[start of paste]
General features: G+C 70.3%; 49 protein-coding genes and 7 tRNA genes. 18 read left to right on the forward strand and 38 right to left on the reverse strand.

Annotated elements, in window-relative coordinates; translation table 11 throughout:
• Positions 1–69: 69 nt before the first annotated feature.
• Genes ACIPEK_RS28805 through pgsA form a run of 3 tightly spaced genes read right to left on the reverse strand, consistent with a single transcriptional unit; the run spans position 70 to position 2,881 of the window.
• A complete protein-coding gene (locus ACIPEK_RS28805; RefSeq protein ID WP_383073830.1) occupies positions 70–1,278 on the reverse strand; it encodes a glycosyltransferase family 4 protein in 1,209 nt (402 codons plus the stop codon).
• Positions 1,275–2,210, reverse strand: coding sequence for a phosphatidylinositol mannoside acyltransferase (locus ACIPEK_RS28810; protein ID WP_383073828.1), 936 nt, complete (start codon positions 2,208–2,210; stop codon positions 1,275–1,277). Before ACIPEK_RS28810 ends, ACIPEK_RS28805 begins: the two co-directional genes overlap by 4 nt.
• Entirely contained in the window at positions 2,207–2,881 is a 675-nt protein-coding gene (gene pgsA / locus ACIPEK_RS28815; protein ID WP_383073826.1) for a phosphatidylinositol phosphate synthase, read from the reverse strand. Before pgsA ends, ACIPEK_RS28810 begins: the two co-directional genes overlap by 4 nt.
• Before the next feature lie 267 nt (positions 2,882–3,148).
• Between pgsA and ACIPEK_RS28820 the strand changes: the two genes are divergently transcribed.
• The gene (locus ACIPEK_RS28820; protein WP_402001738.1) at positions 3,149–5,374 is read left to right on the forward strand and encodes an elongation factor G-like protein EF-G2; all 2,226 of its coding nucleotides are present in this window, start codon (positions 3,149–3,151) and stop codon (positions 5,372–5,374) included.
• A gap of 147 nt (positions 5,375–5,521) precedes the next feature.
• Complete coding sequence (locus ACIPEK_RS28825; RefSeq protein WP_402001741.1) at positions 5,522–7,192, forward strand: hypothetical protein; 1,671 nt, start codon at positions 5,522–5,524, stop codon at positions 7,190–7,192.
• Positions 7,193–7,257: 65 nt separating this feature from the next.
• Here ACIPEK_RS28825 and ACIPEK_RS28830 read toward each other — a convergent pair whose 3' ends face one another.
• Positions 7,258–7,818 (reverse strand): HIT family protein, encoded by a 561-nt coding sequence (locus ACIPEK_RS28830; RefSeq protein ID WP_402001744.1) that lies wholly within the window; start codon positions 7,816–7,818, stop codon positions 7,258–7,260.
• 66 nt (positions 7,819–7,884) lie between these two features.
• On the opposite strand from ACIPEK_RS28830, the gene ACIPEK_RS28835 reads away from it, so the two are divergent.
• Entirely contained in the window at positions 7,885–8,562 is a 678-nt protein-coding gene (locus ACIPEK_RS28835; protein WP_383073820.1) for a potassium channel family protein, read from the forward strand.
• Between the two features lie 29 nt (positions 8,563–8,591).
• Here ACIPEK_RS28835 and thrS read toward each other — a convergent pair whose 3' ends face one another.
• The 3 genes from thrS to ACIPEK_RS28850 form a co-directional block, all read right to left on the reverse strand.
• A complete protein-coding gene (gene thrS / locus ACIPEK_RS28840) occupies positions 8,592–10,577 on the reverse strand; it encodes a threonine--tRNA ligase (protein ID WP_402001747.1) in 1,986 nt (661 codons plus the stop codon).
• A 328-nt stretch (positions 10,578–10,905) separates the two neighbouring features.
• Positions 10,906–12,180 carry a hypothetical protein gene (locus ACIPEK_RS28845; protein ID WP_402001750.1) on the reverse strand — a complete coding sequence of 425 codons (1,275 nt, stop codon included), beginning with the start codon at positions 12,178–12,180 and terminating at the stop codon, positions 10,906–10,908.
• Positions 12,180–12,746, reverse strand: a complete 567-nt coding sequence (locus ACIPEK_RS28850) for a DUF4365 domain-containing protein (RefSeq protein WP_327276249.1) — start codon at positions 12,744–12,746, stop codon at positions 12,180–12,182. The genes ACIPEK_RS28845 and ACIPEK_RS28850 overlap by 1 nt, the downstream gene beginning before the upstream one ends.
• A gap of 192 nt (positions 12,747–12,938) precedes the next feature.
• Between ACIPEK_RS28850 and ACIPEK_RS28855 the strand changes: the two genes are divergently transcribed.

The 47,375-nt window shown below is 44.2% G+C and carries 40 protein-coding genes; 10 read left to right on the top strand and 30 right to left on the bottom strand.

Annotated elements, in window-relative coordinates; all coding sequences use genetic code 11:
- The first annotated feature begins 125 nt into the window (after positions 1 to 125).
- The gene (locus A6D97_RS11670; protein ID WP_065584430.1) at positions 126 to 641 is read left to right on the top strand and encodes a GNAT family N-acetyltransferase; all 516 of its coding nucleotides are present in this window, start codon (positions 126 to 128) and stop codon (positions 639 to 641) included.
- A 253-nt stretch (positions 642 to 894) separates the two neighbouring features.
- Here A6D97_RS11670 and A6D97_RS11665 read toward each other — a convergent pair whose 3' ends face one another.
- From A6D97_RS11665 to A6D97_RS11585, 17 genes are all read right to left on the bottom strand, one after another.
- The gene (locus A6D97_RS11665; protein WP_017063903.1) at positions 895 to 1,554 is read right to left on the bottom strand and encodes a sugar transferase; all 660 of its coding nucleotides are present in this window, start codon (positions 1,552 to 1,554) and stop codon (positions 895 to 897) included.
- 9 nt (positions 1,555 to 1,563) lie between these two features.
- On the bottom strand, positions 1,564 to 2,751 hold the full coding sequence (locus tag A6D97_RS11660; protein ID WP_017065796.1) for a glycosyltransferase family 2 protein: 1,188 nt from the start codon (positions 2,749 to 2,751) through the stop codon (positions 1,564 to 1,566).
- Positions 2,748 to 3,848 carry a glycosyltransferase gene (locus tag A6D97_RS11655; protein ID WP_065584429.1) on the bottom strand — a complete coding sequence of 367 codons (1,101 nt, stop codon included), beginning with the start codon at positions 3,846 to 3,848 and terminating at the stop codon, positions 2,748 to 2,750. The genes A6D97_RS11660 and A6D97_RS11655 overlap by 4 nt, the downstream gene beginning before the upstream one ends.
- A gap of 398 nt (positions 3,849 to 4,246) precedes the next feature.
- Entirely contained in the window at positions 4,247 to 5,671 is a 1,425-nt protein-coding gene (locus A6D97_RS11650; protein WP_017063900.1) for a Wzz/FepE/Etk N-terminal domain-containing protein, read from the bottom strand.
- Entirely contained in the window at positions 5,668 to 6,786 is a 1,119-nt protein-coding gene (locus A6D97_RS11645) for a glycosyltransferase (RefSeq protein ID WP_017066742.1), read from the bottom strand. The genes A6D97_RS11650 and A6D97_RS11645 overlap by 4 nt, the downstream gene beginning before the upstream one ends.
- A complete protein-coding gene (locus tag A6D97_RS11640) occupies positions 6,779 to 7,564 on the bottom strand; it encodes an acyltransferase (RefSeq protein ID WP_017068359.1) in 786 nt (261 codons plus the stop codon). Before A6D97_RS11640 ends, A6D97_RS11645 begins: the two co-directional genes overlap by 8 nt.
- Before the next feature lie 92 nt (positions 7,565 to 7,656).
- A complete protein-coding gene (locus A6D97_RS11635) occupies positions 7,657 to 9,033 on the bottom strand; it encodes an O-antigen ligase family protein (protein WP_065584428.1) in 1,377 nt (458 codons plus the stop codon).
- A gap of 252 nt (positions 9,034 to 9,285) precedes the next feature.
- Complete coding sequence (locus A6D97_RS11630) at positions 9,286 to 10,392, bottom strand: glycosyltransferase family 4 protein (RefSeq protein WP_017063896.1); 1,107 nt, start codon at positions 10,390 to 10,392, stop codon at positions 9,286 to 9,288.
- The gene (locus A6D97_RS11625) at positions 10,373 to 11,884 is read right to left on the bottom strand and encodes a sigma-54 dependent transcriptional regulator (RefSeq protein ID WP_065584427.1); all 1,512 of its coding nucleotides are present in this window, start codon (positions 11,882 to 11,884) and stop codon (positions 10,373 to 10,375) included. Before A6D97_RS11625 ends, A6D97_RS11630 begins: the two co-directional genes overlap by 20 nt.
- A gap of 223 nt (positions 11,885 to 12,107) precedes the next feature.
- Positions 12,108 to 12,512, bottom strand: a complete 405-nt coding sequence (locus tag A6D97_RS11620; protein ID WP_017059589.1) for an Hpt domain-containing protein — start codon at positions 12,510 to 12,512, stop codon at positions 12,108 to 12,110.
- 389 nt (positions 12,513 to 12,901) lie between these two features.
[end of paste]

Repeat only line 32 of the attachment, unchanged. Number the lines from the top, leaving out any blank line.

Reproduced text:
- A 253-nt stretch (positions 642 to 894) separates the two neighbouring features.